Comparison Of Colerdige Poems Essay, Research Paper
The poems mentioned in what follows are “Kubla Khan”, “The Rime of the Ancient Mariner”, “Christabel”, “Frost at Midnight”, “Dejection: An Ode” and “This
Lime-Tree Bower My Prison.”
Although we often treat movement and stillness as polar opposites, we are always at least dimly aware that the relationship between these two qualities is not quite
so simplistic. For example, when forces that could cause the movement of a distinct thing – perhaps a leaf, perhaps an idea – act in opposing directions, the effect of
the energy of movement can be a kind of paralysis. Likewise, a process of movement can be divided up into a seemingly infinite sequence of static moments. We can
question whether or not we ever truly observe movement, whether movement is always inferred, a quality hidden among an experience of static moments.
Issues of movement and stillness are so fundamental to the way in which we look to the world that it would be near impossible for a poet to describe human
experience without evoking them to some extent. In fact, it would not be difficult to write a line-by-line interpretation of all six poems solely on the basis of movement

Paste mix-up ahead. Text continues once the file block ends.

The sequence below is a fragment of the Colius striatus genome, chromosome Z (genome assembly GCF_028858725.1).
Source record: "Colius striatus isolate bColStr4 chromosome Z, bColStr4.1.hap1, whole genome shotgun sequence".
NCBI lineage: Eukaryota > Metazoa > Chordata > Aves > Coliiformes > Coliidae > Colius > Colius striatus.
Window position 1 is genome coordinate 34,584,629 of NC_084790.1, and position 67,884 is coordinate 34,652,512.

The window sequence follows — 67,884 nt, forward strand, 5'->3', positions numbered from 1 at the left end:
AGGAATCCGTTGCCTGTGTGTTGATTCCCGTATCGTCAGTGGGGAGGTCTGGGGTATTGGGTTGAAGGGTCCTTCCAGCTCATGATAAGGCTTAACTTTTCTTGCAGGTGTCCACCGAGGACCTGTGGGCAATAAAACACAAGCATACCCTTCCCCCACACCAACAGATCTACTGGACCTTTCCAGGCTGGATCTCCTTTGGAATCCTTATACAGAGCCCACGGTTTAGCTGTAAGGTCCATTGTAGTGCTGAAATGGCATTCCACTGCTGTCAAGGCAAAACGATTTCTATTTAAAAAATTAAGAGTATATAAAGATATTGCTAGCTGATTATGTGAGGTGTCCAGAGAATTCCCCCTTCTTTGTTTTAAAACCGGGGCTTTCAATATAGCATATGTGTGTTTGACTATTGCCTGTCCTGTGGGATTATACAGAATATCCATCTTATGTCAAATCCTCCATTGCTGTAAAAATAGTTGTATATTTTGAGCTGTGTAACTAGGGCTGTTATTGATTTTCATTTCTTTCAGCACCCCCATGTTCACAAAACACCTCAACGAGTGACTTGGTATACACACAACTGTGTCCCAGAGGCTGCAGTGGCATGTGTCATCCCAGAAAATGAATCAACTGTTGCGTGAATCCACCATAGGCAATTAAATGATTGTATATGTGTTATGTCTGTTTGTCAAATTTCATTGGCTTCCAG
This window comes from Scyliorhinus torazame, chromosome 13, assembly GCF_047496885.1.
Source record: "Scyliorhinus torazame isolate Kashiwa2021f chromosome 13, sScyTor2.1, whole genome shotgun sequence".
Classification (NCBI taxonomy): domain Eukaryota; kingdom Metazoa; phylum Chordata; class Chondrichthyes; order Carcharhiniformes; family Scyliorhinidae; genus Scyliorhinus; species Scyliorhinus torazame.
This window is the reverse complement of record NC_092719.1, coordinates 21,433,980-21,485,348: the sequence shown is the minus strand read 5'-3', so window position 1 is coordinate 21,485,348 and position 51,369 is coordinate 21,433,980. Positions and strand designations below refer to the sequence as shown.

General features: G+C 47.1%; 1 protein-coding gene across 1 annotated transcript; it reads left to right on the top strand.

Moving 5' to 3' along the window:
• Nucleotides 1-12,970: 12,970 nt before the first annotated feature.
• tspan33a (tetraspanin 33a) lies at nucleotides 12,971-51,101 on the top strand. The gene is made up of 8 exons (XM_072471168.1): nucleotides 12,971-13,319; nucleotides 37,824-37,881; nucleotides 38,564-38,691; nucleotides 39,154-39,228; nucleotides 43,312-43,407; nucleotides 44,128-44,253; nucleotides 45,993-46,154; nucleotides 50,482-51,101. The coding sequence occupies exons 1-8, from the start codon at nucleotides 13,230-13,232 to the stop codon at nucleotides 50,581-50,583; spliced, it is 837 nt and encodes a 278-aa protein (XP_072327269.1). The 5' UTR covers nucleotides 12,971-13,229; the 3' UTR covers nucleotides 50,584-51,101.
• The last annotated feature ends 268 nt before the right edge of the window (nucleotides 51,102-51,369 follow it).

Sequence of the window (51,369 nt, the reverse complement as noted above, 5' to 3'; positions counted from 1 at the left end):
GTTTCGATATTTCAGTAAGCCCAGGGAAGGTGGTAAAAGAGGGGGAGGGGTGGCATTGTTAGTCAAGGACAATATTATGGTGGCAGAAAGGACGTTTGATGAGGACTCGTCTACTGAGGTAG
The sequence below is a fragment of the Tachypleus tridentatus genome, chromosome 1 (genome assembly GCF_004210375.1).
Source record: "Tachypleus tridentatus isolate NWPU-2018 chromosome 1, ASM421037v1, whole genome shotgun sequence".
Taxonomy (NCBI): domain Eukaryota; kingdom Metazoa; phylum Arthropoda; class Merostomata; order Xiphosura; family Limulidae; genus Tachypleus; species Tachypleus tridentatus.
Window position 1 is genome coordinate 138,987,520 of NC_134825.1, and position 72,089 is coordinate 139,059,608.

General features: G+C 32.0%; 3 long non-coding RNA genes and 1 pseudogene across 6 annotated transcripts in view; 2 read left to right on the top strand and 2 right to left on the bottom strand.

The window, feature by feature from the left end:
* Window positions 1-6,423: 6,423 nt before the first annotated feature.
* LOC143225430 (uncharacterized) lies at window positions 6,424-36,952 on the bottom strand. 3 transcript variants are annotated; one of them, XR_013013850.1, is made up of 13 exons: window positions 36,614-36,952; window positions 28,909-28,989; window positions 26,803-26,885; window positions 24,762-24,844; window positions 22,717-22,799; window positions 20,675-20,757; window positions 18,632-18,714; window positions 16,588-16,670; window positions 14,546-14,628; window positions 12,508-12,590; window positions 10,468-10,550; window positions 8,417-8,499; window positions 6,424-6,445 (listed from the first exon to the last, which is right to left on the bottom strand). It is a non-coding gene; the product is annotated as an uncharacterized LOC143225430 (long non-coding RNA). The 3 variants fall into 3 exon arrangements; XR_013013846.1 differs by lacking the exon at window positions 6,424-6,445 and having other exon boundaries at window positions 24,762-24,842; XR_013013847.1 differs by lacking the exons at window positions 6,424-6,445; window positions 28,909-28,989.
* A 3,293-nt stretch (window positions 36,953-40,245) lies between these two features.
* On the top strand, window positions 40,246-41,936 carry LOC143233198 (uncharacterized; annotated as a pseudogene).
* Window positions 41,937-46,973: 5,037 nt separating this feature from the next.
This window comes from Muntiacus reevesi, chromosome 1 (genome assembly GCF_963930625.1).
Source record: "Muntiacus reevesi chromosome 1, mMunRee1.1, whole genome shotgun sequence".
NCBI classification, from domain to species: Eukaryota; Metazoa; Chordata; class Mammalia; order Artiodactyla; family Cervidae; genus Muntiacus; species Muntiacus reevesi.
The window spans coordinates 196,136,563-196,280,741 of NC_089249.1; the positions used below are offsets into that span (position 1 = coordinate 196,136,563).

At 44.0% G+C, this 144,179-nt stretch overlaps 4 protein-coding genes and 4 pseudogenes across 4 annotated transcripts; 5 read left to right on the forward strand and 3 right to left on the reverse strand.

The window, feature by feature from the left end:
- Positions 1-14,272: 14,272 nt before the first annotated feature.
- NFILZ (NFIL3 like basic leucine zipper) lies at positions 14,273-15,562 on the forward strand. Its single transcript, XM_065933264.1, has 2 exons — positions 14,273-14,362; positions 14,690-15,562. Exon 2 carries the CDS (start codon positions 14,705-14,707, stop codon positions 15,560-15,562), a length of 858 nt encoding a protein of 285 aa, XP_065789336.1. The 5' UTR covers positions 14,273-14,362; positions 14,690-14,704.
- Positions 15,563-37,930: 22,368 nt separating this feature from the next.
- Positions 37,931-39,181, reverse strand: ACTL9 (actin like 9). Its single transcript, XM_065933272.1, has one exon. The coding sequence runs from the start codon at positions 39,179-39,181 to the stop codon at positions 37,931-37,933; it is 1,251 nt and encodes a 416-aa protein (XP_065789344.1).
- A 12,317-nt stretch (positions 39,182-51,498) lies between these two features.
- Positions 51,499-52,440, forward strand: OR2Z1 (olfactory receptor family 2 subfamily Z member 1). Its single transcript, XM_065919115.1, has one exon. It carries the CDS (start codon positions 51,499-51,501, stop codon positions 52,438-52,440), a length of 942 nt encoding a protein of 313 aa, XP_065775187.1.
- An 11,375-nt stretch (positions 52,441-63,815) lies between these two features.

and stillness. Selection is therefore all-important, but to understand the significance of these issues in Coleridge’s work, we need more than to look at particularly
well-sketched images of motion or suspension – we need to look at those perceptions that actually draw their power from Coleridge’s representation of these
qualities in them.
Although these kinds of manipulation are as varied as they are commonplace, in focusing on a few broad categories it is possible to offer insight into many if not most
instances in the six poems. These categories becomes tools with which we inspect any particularly intriguing representation of movement or stillness; certain
representations (for example, the sequence in “The Rime of the Ancient Mariner” in which the Mariner’s ship is becalmed on the equator) will yield interesting results
to each of them.